So are you saying that by fixing depression you could potentially also fix secondary disorders?

It remains to be seen, but yes, I believe so.

So if this could have such a big impact, what are the limitations to creating a device for depression?

Well it’s an extremely complex disease and difficult to study with implantable neurotechnology. For implantable technologies for epilepsy or Parkinson’s disease, for example, the patients needed to test the new device are often already candidates for brain surgery. Ethically it is more difficult to recommend a procedure like brain surgery for someone with depression who would not otherwise require surgery. This makes developing implantable devices for depression more challenging, but not impossible. In fact, there have been some studies to use deep brain stimulation for depression. The results are promising for a subset of people, and there is hope for the future of this technology in depression. I believe once we understand more about individual differences in depression through an understanding of the brain circuits involved and how they change over time, we miniaturize the technology, and we understand more about the long-term effects of implantable technology, developing such a device should become easier.

Do you have a feeling of where we are likely to see the biggest advances in the types of neurotechnologies you work on in the next ten years?

I think the biggest advances will be when the technology is at a state where it is safe and user friendly enough to be available for use in the home. This would require a fully implantable brain sensing hardware with a wireless connection to an external unit. I believe this is achievable in the next ten years.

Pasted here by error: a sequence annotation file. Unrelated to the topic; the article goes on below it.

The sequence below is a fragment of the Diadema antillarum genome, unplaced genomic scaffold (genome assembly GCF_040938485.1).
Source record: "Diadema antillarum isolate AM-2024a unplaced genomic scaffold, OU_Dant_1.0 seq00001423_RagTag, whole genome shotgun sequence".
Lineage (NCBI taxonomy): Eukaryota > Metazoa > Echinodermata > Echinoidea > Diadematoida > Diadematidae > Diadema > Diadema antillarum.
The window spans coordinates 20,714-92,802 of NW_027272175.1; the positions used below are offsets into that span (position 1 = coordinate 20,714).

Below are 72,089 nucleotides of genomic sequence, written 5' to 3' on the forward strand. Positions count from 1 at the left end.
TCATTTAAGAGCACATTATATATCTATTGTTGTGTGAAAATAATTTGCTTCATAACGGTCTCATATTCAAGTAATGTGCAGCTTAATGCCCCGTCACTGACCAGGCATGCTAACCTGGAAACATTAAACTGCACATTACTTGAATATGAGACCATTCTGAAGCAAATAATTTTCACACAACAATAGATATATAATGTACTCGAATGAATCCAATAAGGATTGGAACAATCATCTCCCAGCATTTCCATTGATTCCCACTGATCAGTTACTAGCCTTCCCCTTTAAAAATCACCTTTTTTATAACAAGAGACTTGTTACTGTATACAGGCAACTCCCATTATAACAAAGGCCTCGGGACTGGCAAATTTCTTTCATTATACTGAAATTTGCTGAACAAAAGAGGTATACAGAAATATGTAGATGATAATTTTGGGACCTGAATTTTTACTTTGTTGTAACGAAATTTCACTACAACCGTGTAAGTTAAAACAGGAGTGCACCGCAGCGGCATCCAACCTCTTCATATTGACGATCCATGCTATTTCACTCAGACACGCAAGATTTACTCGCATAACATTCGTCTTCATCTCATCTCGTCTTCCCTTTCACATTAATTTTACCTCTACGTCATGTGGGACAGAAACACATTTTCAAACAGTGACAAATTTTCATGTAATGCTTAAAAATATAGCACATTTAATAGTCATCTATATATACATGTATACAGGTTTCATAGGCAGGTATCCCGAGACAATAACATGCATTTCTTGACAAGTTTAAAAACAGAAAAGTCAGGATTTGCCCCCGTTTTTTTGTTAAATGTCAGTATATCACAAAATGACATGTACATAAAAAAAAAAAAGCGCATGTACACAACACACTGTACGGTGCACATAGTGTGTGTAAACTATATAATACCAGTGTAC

I also think that in the next ten years we’ll see advances in computing technology, decoding algorithms and low power electronics which will really have a huge part to play in the development of technologies that will be able to work 24/7.

What do you enjoy most about working in an organisation at the frontiers of a field like neurotechnology?

That’s a good question! I think I like most the perpetual learning. Although I am a neuroscientist by training, I have learned over the past ten years, that there’s an enormous amount of information that can be transferred between disciplines. Putting physicists or electrical engineers together with biologists and clinicians is extremely exciting to me. I love when people teach each other things for the benefit of a technology. There’s so much hope in developing these types of technologies and interacting with patients who are eager to benefit is also very rewarding. I also enjoy communicating what we do to the public. I like explaining what is the state-of-the-art and what we are optimistic about for the future.